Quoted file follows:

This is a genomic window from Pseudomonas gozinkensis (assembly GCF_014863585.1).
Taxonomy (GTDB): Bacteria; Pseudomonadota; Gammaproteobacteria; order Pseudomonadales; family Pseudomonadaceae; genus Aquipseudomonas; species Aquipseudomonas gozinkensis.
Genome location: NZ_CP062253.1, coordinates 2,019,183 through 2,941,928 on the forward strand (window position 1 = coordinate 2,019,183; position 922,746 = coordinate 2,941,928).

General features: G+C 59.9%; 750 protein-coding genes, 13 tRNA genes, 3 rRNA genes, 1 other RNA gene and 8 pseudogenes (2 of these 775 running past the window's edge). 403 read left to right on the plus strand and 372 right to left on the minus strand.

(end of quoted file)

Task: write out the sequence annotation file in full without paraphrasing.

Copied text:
This is a genomic window from Pseudomonas gozinkensis (assembly GCF_014863585.1).
Taxonomy (GTDB): Bacteria; Pseudomonadota; Gammaproteobacteria; order Pseudomonadales; family Pseudomonadaceae; genus Aquipseudomonas; species Aquipseudomonas gozinkensis.
Genome location: NZ_CP062253.1, coordinates 2,019,183 through 2,941,928 on the forward strand (window position 1 = coordinate 2,019,183; position 922,746 = coordinate 2,941,928).

General features: G+C 59.9%; 750 protein-coding genes, 13 tRNA genes, 3 rRNA genes, 1 other RNA gene and 8 pseudogenes (2 of these 775 running past the window's edge). 403 read left to right on the plus strand and 372 right to left on the minus strand.